Hi, Bryan Here….
There hasn’t been a decent comedic road trip movie since Todd Phillips‘ 2000 comedy, ‘Road Trip‘. And with the recent ‘Guilt Trip‘ flick not performing well, I had some hope that ‘Identity Thief‘ would spark another engine in the comedy genre. Unfortunately, due to the scripted laughs, and unlikable main character, it falls it bit flat. I have no doubt though that the talented Melissa McCarthy and Jason Bateman will bring in big numbers at the box office, however the word will spread quickly that ‘Identity Thief’ is forgettable and ultimately unsatisfying.
Now I’ll be the first to admit that I love everything Melissa McCarthy is in from ‘Gilmore Girls’ to ‘Mike and Molly‘. And with her performance in ‘Bridesmaids‘, she rose to an uncharted level of stardom. She’s a lot of fun on screen and a comedic genius, however her small part in ‘Bridesmaids‘ had more laughs than her leading role in ‘Identity Thief‘. And by having a non-comedic supportive cast, it really lowered the level of comedy throughout.
The victim of this ‘Identity Thief‘ is good-guy Sandy Bigelow Patterson (Jason Bateman), who is a loving family man who works as a finance guy at a major company. When his fast talking boss (Jon Favreau) tells him to only send giant bonus checks to the executives, he joins several other employees to leave this current company and start their own, led by Daniel Casey (John Cho), who promises Sandy he’ll be vice-president and more than quadruple his salary.
However, before you can say “new job”, Sandy’s credit cards stop working and is eventually arrested for credit card fraud. Quickly, the police and him realize that his identity has been stolen and all of these enormous tabs have been originating in Winter Park, Florida, whereas Sandy lives in Denver, Colorado. After the cop (Morris Chestnut) tells him that it could take a year to fix all the damage that has been done to his name and credit, and after his new boss Casey tells him he has a week to sort out this situation or else his job is gone, Sandy sets out to Florida to deal with this thief.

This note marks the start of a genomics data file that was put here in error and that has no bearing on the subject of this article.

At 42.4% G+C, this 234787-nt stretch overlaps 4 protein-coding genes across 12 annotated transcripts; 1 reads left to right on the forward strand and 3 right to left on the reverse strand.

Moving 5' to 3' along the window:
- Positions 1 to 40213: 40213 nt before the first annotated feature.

The thief in question has several names, but goes by Diana (Melissa McCarthy) most of the time. She has seemingly led a life of being alone and stealing others’ identities for many years as appliance in her house, she has more than four of and spends her days shopping for outrageous things and by night she runs up hefty charges at the local clubs and bars, and is not above fighting or puking on strangers. Once the Sandy arrives in Florida, he quickly and easily locates Diana, to which Diana acts violently. However, after a car crash and few hits to the throat, Diane decides to join Sandy back to Colorado to right the wrongs with his new boss so that he can keep his job, and as long as she doesn’t have to speak to the police.
In a weird and unnecessary plot twist, Sandy is not the only one after Diana, as a jailed gangster (Jonathan Banks) has hired two hitmen (T.I. Harris & Genesis Rodriguez) to take her out as well as a hell-bent bounty hunter (Robert Patrick) who will stop at nothing to bring her to his own form of justice. They both realize they can’t fly back as Diana has no real form of ID, they decide to drive back to Denver, and Sandy can only hope he can make it back within a week’s time.
The one fatal flaw with this film is McCarthy’s character, Diana. She comes across way too rude, offensive, and is very abrasive. Yes, she has a soft side, but we don’t see it hardly at all. Even when we do, it’s quickly taken away by her assaulting behavior. Diana is so unlikable in this film, that at times you wish that Otis Driftwood and Captain Spaulding would show up and teach her a permanent lesson.
But that’s not to say that McCarthy doesn’t do a good job. She does a phenomenal job as she was the best part of the film showing her emotional range and making us feel for her, even if it’s for a split second. Bateman plays the straight-laced guy to a tee, just like always, and is joined by an amazing supporting cast that is way under-used. There are a few laughs here and there, but nothing that’s gut-busting. ‘Identity Thief‘ might draw a strong crowd opening weekend, but that crowd will leave unfulfilled.